Incidentally, the Swaminathan Committee report suggested that agrarian distress leads to farmer suicides. The major causes for agrarian crisis, it said, are unfinished agenda in land reform, quantity and quality of water, technology fatigue, access, adequacy and timeliness of institutional credit, and opportunities for assured and remunerative marketing. Adverse meteorological factors also add to these problems.

Farmers need to have assured access and control over basic resources, which include land, water, bio-resources, credit and insurance, technology and knowledge management, and markets. The National Commission on Farmers (NCF), constituted on November 18, 2004, under the chairmanship of Dr M.S. Swaminathan, recommended that “agriculture” be inserted in the Concurrent List of the Constitution. It currently comes under the State List.

So, how far will the crop insurance scheme help farmers in Telangana, Maharashtra, Madhya Pradesh, Punjab, Rajasthan and Haryana, where they have suffered heavy losses due to unseasonal rainfall and hailstorms?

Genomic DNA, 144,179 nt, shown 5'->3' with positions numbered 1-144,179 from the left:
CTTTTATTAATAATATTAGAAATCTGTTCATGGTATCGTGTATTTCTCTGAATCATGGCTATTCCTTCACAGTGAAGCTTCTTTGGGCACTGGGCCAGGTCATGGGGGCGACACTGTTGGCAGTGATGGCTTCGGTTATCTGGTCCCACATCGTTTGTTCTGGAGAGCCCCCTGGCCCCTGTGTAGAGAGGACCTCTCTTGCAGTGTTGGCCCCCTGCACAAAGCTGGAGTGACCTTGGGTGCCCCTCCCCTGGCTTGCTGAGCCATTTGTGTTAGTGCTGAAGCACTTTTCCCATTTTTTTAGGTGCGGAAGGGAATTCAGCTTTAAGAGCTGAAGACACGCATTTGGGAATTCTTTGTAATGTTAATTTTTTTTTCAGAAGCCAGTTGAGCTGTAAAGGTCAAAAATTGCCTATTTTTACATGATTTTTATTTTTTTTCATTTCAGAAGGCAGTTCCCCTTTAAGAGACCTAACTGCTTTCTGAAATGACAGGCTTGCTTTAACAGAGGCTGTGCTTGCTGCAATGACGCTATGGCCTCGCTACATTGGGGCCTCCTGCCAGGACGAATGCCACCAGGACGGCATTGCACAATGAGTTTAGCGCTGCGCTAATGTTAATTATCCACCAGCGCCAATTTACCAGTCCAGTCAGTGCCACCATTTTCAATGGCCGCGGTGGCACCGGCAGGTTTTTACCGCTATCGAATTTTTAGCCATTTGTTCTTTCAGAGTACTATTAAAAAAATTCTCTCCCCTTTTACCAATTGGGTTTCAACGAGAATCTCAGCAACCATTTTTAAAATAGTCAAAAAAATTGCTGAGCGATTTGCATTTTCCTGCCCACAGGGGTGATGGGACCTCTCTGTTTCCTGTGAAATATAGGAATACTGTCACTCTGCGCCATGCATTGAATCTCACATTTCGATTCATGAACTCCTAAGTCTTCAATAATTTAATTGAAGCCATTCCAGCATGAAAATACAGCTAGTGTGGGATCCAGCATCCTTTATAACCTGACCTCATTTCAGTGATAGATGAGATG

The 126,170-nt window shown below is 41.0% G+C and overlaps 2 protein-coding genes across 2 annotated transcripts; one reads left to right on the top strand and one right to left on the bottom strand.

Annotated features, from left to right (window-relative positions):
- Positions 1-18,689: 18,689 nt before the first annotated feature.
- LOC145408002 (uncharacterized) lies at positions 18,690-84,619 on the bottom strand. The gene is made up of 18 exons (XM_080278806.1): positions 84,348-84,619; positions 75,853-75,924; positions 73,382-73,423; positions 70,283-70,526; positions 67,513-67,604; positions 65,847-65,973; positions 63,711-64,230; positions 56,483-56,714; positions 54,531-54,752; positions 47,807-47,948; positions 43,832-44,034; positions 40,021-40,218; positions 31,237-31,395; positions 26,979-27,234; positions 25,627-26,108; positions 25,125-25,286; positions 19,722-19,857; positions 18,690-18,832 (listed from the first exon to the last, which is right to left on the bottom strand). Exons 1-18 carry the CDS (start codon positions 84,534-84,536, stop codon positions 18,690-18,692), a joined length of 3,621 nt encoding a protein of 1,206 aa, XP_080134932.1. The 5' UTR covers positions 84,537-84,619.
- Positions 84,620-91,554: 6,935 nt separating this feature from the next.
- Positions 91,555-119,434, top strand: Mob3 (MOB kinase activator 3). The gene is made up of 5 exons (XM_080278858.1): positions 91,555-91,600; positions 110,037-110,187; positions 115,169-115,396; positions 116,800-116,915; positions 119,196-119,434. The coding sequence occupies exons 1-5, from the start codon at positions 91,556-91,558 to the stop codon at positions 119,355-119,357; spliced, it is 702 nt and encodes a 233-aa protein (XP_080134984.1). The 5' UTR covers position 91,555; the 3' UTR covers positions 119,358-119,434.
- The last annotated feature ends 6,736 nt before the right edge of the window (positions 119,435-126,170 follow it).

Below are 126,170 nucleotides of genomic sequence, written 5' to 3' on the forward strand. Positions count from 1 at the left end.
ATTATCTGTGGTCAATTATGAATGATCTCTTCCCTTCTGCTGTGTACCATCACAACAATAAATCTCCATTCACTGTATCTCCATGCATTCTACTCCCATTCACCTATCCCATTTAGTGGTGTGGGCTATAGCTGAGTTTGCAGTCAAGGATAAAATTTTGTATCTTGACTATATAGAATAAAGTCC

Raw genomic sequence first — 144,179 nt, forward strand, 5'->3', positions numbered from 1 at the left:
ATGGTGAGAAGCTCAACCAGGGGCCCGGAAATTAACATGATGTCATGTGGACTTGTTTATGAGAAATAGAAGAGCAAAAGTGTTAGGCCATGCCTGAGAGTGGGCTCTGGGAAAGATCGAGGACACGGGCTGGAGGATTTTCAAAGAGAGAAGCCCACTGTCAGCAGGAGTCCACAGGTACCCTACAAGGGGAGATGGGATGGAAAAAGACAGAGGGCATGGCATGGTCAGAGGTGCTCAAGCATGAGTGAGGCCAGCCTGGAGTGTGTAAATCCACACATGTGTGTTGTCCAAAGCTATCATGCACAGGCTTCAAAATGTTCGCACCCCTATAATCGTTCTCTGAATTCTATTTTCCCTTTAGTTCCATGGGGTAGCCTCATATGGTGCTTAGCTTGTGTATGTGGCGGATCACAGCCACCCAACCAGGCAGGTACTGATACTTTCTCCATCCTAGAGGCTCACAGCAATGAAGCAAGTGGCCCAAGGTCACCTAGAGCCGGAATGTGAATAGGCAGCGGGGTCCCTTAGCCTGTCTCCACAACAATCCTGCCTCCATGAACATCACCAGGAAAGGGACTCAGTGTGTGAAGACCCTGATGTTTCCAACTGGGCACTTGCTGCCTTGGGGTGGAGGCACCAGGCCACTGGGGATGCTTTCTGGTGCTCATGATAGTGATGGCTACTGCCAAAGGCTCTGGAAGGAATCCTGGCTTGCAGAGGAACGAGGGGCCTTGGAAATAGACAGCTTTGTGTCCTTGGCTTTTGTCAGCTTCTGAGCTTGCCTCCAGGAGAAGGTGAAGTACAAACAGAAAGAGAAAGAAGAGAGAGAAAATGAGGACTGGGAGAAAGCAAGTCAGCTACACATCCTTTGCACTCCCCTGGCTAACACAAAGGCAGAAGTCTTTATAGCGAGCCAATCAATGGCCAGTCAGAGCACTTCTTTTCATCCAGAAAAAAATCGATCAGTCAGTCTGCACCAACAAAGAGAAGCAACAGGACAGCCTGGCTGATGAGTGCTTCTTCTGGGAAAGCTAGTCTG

One news report after the March rains claimed that about 4.5 lakh farmers in Jharkhand had received ₹400 crore in crop insurance claims that were paid into their accounts. It stated that insurance companies had further cleared the claims of two lakh additional farmers. Similar inputs came in from other states too.

But the catch was buried casually in these news reports. This “settlement” pertained to claims made five years ago. A quick calculation would suggest that the average amount per famer would work out to less than ₹9,000. Of course, the amount will depend on the affected area, land, crop, and so on, and thus would be more or less than the average estimate above. However, it reflects on the benefit that farmers have received in states that have opted for the scheme.

Purchase season: Agriculture mandis in North India have started procuring the rabi harvest (file picture), Photo: FLICKR